I saw it, too, a couple of weeks ago, when I was watching a segment of “Eyes on the Prize” about the struggle to desegregate Albany, Georgia. The camera of these documentaries usually circles around men, but this time it showed a whole row of young women in a big meeting singing and clapping. The next day they were on the street, laughing their heads off, faces shining with joy.

You could put it down to their participation in the enormous civil rights movement that they must have known was going to change history, but they were also young girls in the midst of a personal revolution. There’s nothing else to call it, females emerging in a way that they’d rarely done before -- as themselves. For once, they were not scurrying past hoping not to be noticed. They were not afraid of getting raped by a gang of white men sneaking around in cars. If violence came, it would be direct. Face to face, between equals. These young women were radiant with existence, and screamed with laughter.

Freedom, finally, is not something that can be negotiated, legislated, or rebroadcast on YouTube. Though all that helps. It’s something you seize with both hands, claiming actual space in the physical world where oppression also lives.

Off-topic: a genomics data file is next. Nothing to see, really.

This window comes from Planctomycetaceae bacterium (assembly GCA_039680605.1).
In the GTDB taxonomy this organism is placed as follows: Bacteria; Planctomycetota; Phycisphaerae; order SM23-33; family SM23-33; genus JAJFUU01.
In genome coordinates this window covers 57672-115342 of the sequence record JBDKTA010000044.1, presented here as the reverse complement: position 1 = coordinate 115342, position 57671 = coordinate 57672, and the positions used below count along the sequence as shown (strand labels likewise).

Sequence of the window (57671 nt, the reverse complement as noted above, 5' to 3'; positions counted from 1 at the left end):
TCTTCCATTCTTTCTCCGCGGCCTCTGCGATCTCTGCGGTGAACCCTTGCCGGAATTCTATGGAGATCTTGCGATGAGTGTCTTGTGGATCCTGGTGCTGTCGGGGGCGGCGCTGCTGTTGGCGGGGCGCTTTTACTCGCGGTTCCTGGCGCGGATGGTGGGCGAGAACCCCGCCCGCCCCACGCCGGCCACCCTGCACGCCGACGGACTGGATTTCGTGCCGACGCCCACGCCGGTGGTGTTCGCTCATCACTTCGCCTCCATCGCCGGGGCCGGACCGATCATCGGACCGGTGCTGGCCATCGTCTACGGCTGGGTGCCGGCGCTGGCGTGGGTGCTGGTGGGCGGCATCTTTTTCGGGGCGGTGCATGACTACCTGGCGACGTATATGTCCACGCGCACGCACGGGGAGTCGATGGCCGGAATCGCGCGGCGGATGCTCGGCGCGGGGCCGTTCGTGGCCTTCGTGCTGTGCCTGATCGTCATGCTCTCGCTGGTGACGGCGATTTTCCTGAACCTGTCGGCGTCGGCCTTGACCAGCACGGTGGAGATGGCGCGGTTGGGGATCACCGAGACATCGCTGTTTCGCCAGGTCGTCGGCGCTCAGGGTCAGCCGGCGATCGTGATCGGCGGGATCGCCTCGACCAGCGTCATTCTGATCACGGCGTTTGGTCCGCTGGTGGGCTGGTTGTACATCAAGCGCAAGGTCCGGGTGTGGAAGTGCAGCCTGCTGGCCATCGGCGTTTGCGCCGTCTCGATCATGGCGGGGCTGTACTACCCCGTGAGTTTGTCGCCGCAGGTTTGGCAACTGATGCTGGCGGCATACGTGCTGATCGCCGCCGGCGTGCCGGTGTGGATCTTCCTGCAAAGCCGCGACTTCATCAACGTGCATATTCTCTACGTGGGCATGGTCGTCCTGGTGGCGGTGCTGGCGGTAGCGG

Monday, February 14, 2011

An Egypt For Everyone?

By Kelly Jean Cogswell

By the end of it, they were all in Tahrir Square - young kids hoisted onto the shoulders of their parents, old men arguing in groups, women and girls screaming at the top of their lungs. Even early on, soccer rowdies paired with the Muslim Brotherhood youth to beat back the cops, and at prayer, Muslims were ringed by Christians protecting them vigilantly from Mubarak’s thugs. Bean-eaters and steak-eaters sponged the blood from each other’s broken heads. We were there, too, lesbians, gay men, the transgendered, indistinguishably playing our part.

I got choked up watching, and if I were the believing kind, I’d get down on my knees and pray for this moment of grace to endure long past the first free election, and for Egyptians to figure out how to sustain that good will through the tough times of building a democratic state.

Even women passed through the crowd unmolested, scarves or not, because for a moment, the people in the crowd were all sisters and brothers united by a common desire not just for jobs, and bread, but freedom. You can’t write this stuff. You’d have to be pretty creative even to dream it. For too long Egyptians seemed resigned to a humiliating image as a nation full of long-suffering sheep that could be moved only by religious extremism. Now, they are courageous individuals, activists, artists, the new face of democracy itself.

I still can’t grasp the enormity of it. A thirty year dictatorship gone in a couple of weeks. And not by a military coup, or a group of revolutionaries (as we used to understand them) laboring for years in dark cellars, and dreaming of the moment they would rescue their longsuffering land, and as repositories of wisdom, claim the head of it.